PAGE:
Identification of fungal OTUs associated with OK disease and/or host genotype

A random forest analysis using artificial intelligence algorithms was performed to identify the ranking importance of fungal OTUs for distinguishing asymptomatic from OK-symptomatic twigs53,54. For each tree grown on a bootstrap sample, the error rate for observations left out of the bootstrap sample was monitored. The mean decrease in Gini coefficient indicates the variable contribution for distinguishing between asymptomatic and OK-symptomatic twigs. The ranking species importance explained 81.4% and 84.2% for endophytes and epiphytes, respectively. We then conducted a principal component analysis (PCA) and indicator fungal species analysis using the species pre-selected by the random forest analysis. Both analyses were used to explore the potential associations between fungal OTUs and cultivar/twig status. The PCA was performed by using the psych package55. The indicator fungal species analysis was conducted using the function “multipatt” from indicspecies package56. We used the Indicator Value Index (IndVal) (IndVal > 0.5 represents the most constant and specific species) which is defined as the product of two components: “A”, the specificity of the species as indicator of the site group and “B”; the sensitivity of the species as indicator of the site group56.

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Acknowledgements

This research was partially supported by FEDER funds through COMPETE (Programa Operacional Factores de Competitividade) and by national funds through FCT (Fundação para a Ciência e a Tecnologia) in the framework of the project EXCL/AGR-PRO/0591/2012. This work was supported by FCT under the project UID/MULTI/04046/2013. T. Gomes thanks FCT, POPH-QREN and FSE for PhD SFRH/BD/98127/2013 grant; and also the COST Action FA1405 for a short-term scientific mission (STSM) grant.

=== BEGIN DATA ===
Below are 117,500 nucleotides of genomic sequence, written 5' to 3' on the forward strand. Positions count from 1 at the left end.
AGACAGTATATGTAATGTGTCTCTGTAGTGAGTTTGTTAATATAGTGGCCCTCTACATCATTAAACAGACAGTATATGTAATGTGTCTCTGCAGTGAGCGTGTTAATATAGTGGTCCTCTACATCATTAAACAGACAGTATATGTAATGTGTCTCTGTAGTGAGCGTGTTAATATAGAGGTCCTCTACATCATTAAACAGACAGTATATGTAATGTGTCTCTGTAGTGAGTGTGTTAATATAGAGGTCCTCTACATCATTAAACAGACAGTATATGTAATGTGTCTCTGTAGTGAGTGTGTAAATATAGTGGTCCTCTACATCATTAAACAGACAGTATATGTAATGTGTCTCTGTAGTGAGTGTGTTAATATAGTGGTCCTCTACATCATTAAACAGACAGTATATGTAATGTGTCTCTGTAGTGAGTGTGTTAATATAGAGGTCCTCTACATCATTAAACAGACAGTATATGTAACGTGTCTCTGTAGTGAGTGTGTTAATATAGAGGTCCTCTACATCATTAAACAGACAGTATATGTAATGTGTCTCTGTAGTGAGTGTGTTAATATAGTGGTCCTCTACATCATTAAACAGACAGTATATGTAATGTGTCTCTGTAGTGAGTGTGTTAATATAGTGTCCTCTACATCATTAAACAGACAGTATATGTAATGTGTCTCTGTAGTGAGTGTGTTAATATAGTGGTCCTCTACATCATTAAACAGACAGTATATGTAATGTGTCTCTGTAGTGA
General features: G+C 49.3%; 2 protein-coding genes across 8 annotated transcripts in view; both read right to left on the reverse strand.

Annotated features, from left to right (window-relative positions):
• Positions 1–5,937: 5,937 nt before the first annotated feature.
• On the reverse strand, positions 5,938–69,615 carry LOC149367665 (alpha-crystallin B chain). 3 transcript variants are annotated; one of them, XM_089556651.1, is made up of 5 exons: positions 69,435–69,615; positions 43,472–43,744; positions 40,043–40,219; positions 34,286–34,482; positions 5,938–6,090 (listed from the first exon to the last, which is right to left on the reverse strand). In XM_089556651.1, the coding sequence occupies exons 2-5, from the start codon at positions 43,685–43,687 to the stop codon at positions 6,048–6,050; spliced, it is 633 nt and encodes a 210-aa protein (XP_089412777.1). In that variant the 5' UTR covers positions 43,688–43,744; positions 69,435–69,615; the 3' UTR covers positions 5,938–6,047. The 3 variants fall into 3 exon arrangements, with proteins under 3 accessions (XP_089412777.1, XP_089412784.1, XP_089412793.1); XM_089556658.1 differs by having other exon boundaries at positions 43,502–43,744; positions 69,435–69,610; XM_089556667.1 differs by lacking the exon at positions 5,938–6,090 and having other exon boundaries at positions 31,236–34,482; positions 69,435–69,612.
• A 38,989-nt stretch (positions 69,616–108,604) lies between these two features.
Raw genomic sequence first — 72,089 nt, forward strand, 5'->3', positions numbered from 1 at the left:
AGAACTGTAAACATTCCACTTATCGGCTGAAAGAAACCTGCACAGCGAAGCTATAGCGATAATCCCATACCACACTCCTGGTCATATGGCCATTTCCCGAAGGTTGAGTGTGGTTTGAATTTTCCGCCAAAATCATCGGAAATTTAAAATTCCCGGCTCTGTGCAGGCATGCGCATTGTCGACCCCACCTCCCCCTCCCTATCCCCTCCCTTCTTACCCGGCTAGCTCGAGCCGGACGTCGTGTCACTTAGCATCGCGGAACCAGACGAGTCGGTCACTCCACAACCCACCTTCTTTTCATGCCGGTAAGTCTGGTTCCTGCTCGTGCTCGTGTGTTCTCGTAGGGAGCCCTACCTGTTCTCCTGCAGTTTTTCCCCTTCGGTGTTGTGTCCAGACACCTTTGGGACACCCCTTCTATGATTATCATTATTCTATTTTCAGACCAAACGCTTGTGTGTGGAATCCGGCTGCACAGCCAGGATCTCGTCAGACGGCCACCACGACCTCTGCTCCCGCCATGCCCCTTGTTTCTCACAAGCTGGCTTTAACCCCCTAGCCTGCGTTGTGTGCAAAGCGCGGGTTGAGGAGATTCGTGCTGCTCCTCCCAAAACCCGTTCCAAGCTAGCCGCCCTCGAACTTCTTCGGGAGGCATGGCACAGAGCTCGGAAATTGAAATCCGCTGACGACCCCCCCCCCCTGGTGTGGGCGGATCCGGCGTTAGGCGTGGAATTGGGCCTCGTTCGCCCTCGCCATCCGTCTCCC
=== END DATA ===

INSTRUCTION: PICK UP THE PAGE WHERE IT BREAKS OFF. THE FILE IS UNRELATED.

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Affiliations

  1. CIMO/Instituto Politécnico de Bragança, Campus de Santa Apolónia, 5300-253, Bragança, Portugal

    • Teresa Gomes
    • , José Alberto Pereira
    •  & Paula Baptista
  2. Biosystems & Integrative Sciences Institute (BioISI), Plant Functional Biology Center (CBFP), University of Minho, Campus de Gualtar, 4710-057, Braga, Portugal

    • Teresa Gomes
    •  & Teresa Lino-Neto
  3. Dept of Evolution, Ecology & Organismal Biology, The Ohio State University, 318 W. 12th Ave., 300 Aronoff Laboratory, Columbus, OH, 43210, USA

    • Alison E. Bennett

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Contributions

P.B. conceived the experiments; Sample collection was carried out by J.A.P., T.G. and P.B.; Laboratory work was carried out by T.G., T.L.-N. and P.B.; Data analyses were conducted by T.G., A.E.B. and P.B.; All authors reviewed and contributed to the writing of the manuscript.

Competing Interests

The authors declare no competing interests.

Corresponding author

Correspondence to Paula Baptista.

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https://doi.org/10.1038/s41598-019-42391-8